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My apologies for the lateness of this post, friends. We’ve been dealing with an ill family friend–the more important things in life than blog posts. But, here are the best writing posts I’ve found over the last four weeks.
For some authors, it is enough to try to make big bucks, but most of us would like to deliver a powerful message at times, too—something that carries extra meaning in our lives, something profound.
One of the biggest problems I see as a copyeditor and writing coach is weak scenes. Scenes with no point to them. Scenes structured badly. Boring scenes, dragging scenes, repetitive scenes. Scenes are the pieces we string together to create a whole overarching story, but all too often writers include many scenes that just don’ work and shouldn’t be in their novel.
All of us are flawed. Over the years, since childhood, we have developed a “face” we present to the world. Often that face is formed by hurts we’ve suffered early on. We start out all innocent and sweet, and then after a few of life’s hard knocks, we hide behind a persona that feels safe. A true hero’s journey will show the process of the hero moving from his persona to his true essence by the end of the story. And this is a great model for novelists.
When we’re on the writing learning curve, we have to learn so many aspects of the craft that we can become overwhelmed. We have to learn how to develop characters, follow grammar rules, include settings and emotion, etc.
The best antagonists are those we fall in love with, despite knowing that they shouldn’t triumph in the storyline, or we truly develop hatred toward. Either way, they stir emotion. When writing, there are actionable steps you can take to add to the impact your antagonist has on readers. Keep in mind that your work is an art, and should be treated with creativity and natural flow, but you can never learn too much about writing. The advice in this article will give you some solid foundations from which to create your next villain.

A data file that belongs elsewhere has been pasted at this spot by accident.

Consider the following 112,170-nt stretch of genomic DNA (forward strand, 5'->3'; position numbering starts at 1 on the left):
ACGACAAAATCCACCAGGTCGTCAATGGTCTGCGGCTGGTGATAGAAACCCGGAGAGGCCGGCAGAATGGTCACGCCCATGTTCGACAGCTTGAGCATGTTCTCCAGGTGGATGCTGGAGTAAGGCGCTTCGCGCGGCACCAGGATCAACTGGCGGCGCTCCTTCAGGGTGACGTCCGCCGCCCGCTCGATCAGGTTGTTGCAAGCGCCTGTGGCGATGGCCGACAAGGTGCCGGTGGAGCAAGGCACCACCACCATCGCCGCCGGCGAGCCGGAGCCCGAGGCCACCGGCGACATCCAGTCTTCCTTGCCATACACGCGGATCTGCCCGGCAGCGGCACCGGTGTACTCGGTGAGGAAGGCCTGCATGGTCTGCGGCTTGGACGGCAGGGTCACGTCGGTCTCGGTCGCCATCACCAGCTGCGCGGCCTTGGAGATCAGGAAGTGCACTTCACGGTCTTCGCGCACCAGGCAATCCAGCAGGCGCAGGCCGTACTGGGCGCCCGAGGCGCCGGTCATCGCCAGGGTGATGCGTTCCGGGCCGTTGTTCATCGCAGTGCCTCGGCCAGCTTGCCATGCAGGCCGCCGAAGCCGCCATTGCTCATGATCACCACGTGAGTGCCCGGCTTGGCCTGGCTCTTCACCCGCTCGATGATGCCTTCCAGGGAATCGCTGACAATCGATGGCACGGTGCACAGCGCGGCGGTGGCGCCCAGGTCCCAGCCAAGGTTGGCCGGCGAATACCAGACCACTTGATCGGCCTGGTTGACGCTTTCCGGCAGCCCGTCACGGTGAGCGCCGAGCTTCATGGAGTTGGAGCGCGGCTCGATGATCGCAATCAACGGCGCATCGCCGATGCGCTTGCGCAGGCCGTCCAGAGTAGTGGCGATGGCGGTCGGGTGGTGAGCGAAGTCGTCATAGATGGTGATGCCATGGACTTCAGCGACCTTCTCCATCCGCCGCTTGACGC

In the first post in this series, I introduced the notion of the “Internet of Bookish Things” to describe how (e)books were now nodes on the Internet that could record how books are being read. And in last week’s post, “Reading Fast and Slow – Observing Book Readers in Their Natural Habitat,” I began exploring what we can learn about readers using this new “superpower.” Today we will continue this exploration by looking at how the attention of readers decays while progressing through a book.
I’ve been doing a lot of editing this past year. I’ve edited a collection of women in science fiction stories for Baen Books called Women of Futures Past, after I couldn’t find my favorite stories so that I could give them to my science fiction class students. John Helfers and I are co-editing the Best Mysteries of the Year (no official title yet) for Kobo’s publishing arm. With Dean Wesley Smith, I act as series editor for Fiction River.
Scenes must have a point to them or they shouldn’t be in your novel. I’ll repeat that. Scenes must have a point to them or they shouldn’t be in your novel. You need to find your “moment” and build to it, and the first scene really needs a kicker of a moment to hook the reader. Too many scenes are poorly structured, but there’s really an easy way to look at them.